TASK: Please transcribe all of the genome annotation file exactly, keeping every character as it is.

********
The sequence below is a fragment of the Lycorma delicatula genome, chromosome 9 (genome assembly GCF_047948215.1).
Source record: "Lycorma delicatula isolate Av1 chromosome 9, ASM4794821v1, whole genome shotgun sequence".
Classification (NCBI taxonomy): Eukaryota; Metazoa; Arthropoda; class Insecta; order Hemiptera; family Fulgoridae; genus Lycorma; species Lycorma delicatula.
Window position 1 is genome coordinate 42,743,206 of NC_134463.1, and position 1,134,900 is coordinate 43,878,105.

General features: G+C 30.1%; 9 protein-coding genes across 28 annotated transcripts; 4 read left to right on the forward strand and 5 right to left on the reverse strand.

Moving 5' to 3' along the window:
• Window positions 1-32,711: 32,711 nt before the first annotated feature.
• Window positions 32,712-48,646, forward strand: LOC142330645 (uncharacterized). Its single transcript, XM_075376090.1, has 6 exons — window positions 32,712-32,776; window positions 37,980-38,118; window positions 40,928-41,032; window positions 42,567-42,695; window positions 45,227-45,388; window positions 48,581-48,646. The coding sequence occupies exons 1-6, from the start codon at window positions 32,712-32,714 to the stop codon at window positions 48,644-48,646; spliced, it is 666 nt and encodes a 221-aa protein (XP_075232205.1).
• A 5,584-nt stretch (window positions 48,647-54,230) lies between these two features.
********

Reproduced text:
The sequence below is a fragment of the Lycorma delicatula genome, chromosome 9 (genome assembly GCF_047948215.1).
Source record: "Lycorma delicatula isolate Av1 chromosome 9, ASM4794821v1, whole genome shotgun sequence".
Classification (NCBI taxonomy): Eukaryota; Metazoa; Arthropoda; class Insecta; order Hemiptera; family Fulgoridae; genus Lycorma; species Lycorma delicatula.
Window position 1 is genome coordinate 42,743,206 of NC_134463.1, and position 1,134,900 is coordinate 43,878,105.

General features: G+C 30.1%; 9 protein-coding genes across 28 annotated transcripts; 4 read left to right on the forward strand and 5 right to left on the reverse strand.

Moving 5' to 3' along the window:
• Window positions 1-32,711: 32,711 nt before the first annotated feature.
• Window positions 32,712-48,646, forward strand: LOC142330645 (uncharacterized). Its single transcript, XM_075376090.1, has 6 exons — window positions 32,712-32,776; window positions 37,980-38,118; window positions 40,928-41,032; window positions 42,567-42,695; window positions 45,227-45,388; window positions 48,581-48,646. The coding sequence occupies exons 1-6, from the start codon at window positions 32,712-32,714 to the stop codon at window positions 48,644-48,646; spliced, it is 666 nt and encodes a 221-aa protein (XP_075232205.1).
• A 5,584-nt stretch (window positions 48,647-54,230) lies between these two features.